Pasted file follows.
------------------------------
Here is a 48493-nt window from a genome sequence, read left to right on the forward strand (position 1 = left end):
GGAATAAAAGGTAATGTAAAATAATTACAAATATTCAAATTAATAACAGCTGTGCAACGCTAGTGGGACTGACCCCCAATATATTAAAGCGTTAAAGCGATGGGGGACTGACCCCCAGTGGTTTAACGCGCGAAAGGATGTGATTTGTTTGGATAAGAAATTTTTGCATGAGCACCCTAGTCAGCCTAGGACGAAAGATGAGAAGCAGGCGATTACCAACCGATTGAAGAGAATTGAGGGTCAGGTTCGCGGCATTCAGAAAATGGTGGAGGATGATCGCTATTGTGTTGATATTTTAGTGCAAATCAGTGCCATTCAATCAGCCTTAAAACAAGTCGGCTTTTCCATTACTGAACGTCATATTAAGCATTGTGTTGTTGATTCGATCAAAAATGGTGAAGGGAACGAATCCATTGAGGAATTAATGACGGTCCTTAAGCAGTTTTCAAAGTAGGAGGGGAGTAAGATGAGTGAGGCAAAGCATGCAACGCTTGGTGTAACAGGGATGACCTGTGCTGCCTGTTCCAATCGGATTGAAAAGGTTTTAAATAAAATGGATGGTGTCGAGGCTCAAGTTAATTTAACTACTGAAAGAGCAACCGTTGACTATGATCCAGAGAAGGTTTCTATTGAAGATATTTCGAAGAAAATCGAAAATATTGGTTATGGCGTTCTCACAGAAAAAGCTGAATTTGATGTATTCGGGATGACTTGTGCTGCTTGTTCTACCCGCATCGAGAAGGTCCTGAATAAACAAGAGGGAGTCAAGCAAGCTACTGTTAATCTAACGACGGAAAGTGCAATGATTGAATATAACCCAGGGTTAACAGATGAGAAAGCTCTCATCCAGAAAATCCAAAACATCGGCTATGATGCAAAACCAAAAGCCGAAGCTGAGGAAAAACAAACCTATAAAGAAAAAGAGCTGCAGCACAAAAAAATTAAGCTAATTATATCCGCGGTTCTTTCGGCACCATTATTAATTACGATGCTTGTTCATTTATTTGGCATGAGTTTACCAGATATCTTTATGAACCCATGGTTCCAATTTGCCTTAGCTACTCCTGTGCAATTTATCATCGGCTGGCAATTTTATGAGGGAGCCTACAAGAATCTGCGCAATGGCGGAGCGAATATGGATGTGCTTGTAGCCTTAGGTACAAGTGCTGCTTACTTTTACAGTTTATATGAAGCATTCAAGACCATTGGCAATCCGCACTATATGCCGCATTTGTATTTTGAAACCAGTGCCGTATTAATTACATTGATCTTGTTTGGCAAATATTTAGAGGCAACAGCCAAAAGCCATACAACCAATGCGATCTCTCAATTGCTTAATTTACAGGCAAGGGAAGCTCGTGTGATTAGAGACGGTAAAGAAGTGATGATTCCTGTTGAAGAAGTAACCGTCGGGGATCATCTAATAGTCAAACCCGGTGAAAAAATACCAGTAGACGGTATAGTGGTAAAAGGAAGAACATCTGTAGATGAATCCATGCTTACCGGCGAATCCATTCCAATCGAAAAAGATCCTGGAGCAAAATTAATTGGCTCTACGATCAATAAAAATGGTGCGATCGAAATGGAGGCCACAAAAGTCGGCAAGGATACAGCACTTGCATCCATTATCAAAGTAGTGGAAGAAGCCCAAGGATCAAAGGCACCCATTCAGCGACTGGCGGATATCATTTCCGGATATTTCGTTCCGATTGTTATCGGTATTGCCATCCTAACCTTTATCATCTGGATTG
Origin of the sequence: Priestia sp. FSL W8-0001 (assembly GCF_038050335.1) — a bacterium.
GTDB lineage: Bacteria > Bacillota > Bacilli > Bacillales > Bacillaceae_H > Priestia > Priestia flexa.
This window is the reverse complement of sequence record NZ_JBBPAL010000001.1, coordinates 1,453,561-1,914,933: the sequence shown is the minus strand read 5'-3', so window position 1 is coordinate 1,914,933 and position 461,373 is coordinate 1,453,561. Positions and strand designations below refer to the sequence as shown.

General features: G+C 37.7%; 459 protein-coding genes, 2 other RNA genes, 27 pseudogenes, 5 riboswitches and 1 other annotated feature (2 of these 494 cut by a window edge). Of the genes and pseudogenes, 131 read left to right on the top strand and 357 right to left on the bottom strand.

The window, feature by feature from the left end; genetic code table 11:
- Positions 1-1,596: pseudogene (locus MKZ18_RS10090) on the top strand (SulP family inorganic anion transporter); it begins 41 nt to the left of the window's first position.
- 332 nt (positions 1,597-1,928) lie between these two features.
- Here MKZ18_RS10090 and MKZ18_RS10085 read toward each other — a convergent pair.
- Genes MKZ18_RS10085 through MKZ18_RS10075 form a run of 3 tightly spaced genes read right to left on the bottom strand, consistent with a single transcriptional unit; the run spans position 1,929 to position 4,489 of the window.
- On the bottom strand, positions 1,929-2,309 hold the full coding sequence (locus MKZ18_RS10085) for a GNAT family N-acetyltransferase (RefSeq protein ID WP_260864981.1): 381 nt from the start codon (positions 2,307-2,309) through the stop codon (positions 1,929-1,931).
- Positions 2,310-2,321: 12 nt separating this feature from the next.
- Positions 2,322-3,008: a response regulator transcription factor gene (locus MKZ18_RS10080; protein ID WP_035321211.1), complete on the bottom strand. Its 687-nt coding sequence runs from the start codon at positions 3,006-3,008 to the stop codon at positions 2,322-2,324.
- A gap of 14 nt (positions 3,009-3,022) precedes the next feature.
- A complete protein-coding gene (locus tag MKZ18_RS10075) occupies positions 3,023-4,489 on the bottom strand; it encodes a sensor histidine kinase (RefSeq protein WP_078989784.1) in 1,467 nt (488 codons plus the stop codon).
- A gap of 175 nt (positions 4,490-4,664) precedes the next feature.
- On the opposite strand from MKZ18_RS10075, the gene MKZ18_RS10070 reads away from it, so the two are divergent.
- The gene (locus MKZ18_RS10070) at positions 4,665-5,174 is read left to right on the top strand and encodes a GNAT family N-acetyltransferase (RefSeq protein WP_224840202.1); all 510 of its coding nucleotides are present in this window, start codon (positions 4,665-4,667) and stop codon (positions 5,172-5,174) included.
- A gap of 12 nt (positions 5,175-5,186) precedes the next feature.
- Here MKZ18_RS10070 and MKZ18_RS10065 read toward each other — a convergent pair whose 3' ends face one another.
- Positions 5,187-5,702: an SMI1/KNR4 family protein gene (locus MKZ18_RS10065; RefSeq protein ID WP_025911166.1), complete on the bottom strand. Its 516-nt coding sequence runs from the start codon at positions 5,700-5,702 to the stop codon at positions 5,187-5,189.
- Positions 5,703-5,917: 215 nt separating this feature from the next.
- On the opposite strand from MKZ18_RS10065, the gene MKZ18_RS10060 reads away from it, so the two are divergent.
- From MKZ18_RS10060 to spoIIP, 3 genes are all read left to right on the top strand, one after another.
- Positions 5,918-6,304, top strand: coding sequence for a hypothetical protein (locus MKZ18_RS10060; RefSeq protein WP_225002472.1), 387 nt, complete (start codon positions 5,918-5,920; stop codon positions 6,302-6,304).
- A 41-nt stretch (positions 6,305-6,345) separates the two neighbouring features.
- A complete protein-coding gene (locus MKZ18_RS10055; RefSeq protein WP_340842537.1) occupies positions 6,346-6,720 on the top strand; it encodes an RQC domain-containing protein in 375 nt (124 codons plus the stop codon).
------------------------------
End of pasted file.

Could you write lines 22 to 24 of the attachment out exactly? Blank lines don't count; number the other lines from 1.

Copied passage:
- Positions 5,187-5,702: an SMI1/KNR4 family protein gene (locus MKZ18_RS10065; RefSeq protein ID WP_025911166.1), complete on the bottom strand. Its 516-nt coding sequence runs from the start codon at positions 5,700-5,702 to the stop codon at positions 5,187-5,189.
- Positions 5,703-5,917: 215 nt separating this feature from the next.
- On the opposite strand from MKZ18_RS10065, the gene MKZ18_RS10060 reads away from it, so the two are divergent.